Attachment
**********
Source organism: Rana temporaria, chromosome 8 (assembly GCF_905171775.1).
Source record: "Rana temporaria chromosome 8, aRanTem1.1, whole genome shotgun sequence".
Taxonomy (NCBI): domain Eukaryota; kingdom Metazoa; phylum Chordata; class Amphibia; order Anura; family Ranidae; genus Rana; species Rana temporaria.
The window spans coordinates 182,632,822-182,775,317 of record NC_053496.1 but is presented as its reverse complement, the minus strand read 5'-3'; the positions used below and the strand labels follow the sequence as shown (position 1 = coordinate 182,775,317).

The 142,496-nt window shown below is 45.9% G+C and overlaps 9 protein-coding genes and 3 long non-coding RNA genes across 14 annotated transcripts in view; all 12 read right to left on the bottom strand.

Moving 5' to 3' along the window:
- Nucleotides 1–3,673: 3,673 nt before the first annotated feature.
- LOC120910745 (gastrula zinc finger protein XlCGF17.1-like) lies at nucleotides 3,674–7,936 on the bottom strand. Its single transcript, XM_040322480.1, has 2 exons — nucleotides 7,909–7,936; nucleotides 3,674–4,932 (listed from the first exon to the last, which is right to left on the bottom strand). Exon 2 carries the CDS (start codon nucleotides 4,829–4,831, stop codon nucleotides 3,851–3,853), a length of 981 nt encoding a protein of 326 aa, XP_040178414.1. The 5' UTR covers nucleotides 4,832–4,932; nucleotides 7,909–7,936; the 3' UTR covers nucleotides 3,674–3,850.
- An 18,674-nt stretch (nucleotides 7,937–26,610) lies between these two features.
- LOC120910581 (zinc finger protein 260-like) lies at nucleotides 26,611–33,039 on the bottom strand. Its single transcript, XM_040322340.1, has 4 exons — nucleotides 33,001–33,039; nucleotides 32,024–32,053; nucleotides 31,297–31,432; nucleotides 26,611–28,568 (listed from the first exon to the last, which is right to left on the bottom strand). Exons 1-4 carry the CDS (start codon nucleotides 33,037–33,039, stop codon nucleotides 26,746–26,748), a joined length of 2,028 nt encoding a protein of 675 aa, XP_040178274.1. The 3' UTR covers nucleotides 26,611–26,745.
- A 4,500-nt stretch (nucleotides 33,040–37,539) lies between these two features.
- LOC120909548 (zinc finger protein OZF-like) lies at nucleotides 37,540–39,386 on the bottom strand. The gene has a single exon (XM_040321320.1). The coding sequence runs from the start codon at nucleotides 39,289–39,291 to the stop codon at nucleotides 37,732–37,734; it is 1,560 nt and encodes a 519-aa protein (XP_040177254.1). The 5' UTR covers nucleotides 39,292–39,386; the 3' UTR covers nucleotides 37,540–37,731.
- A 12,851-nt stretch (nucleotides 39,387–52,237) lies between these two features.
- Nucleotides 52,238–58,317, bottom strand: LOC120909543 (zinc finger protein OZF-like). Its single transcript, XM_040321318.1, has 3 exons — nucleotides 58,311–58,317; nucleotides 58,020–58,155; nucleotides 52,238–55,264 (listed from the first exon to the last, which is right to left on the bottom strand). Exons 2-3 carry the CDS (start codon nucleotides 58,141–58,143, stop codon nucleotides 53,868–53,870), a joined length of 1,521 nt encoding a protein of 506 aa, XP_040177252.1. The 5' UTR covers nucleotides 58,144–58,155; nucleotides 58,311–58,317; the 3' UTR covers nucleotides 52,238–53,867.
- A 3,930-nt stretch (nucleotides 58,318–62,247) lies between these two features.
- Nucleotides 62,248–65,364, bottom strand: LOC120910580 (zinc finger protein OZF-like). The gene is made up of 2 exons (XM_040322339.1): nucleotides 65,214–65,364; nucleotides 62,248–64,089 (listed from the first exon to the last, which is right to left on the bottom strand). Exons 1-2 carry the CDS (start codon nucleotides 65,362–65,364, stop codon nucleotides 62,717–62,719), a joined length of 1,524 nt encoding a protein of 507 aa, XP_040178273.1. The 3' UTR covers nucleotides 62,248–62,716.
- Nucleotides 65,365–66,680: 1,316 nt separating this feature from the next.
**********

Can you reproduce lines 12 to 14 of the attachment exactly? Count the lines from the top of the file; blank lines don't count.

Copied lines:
- LOC120909548 (zinc finger protein OZF-like) lies at nucleotides 37,540–39,386 on the bottom strand. The gene has a single exon (XM_040321320.1). The coding sequence runs from the start codon at nucleotides 39,289–39,291 to the stop codon at nucleotides 37,732–37,734; it is 1,560 nt and encodes a 519-aa protein (XP_040177254.1). The 5' UTR covers nucleotides 39,292–39,386; the 3' UTR covers nucleotides 37,540–37,731.
- A 12,851-nt stretch (nucleotides 39,387–52,237) lies between these two features.
- Nucleotides 52,238–58,317, bottom strand: LOC120909543 (zinc finger protein OZF-like). Its single transcript, XM_040321318.1, has 3 exons — nucleotides 58,311–58,317; nucleotides 58,020–58,155; nucleotides 52,238–55,264 (listed from the first exon to the last, which is right to left on the bottom strand). Exons 2-3 carry the CDS (start codon nucleotides 58,141–58,143, stop codon nucleotides 53,868–53,870), a joined length of 1,521 nt encoding a protein of 506 aa, XP_040177252.1. The 5' UTR covers nucleotides 58,144–58,155; nucleotides 58,311–58,317; the 3' UTR covers nucleotides 52,238–53,867.